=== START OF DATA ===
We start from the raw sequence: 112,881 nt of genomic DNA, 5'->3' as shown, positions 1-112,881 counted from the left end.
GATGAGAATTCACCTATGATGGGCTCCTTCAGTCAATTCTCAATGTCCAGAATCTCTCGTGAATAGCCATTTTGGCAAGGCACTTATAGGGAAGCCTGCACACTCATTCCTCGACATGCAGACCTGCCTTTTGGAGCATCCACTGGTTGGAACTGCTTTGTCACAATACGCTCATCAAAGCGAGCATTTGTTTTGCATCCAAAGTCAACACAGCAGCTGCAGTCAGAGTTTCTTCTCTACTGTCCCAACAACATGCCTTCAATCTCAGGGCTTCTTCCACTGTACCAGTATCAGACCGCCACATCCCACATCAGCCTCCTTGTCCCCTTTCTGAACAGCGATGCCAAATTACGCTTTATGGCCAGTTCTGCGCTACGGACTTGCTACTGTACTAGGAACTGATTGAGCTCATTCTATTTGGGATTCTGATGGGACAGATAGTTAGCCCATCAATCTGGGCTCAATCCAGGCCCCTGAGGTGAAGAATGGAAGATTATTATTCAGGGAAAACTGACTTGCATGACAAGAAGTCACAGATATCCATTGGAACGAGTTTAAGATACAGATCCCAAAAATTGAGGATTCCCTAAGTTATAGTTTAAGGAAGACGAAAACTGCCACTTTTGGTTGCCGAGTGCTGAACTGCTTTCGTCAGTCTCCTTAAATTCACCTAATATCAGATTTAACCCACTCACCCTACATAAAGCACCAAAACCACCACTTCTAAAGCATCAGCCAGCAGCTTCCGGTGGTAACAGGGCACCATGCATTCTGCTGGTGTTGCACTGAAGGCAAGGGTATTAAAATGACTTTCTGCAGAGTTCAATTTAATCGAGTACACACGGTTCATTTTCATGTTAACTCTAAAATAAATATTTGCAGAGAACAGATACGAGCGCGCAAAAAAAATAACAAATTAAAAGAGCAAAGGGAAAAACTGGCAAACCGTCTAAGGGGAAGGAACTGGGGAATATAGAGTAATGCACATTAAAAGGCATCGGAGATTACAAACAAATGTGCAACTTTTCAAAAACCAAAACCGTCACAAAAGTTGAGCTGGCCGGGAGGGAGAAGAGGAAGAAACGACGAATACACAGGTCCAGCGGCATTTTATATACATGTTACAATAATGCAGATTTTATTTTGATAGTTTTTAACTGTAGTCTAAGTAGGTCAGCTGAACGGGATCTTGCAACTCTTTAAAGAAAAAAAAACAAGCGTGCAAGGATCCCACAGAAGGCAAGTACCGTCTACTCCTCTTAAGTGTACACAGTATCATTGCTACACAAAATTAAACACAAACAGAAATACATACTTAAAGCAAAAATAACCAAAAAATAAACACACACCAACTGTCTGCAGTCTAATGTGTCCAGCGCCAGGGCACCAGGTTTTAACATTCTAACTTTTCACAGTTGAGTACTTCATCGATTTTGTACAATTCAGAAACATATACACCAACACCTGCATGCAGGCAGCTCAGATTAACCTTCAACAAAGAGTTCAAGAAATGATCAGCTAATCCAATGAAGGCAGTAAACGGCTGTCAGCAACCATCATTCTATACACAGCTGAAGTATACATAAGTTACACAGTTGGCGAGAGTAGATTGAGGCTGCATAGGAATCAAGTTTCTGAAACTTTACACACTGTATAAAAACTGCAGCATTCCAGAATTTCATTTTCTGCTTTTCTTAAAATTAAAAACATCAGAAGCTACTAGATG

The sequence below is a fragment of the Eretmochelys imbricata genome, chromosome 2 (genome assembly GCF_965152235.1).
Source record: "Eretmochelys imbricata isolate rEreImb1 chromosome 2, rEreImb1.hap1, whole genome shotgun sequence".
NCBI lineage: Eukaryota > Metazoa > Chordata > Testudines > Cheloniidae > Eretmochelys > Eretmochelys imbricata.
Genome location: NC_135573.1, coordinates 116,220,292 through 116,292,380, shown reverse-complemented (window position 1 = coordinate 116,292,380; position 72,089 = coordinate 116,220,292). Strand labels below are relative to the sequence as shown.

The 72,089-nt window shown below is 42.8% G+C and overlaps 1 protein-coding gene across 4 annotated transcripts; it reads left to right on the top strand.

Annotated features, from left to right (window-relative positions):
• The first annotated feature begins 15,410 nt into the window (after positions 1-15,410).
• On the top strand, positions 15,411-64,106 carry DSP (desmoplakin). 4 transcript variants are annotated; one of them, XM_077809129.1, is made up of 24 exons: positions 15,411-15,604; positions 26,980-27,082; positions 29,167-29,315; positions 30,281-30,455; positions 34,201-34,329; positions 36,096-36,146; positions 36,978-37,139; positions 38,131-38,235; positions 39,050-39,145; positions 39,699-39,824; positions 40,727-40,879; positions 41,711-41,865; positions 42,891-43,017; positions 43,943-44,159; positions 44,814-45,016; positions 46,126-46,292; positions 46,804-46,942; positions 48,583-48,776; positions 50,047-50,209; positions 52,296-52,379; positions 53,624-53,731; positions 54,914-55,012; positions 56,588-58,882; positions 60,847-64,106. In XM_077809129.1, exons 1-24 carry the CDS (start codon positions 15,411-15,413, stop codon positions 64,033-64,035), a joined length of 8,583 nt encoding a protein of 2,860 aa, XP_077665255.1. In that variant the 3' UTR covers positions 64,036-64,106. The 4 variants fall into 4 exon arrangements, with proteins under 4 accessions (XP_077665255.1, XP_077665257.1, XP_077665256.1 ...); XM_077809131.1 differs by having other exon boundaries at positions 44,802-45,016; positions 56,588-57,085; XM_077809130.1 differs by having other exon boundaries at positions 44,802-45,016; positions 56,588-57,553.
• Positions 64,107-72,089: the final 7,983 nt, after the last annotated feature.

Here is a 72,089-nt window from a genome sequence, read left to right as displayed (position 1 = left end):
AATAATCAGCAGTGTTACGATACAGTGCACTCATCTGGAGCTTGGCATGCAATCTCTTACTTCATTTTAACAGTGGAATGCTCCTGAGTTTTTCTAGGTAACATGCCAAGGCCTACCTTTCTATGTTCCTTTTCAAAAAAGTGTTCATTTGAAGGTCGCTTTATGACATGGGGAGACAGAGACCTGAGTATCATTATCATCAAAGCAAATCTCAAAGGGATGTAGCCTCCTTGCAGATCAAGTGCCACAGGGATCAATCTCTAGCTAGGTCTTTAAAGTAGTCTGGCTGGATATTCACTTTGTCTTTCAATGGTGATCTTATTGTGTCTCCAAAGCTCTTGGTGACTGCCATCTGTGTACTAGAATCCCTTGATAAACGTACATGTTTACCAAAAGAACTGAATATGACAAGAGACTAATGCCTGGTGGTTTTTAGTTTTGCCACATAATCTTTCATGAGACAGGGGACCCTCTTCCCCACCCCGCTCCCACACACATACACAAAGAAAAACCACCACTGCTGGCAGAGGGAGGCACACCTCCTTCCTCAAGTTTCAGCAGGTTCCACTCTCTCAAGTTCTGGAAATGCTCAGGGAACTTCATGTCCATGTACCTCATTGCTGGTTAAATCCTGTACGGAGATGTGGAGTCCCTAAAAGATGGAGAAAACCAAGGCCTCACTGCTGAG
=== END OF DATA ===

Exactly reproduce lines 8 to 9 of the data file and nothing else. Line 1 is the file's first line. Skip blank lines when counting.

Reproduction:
Annotated features, from left to right (window-relative positions):
• The first annotated feature begins 15,410 nt into the window (after positions 1-15,410).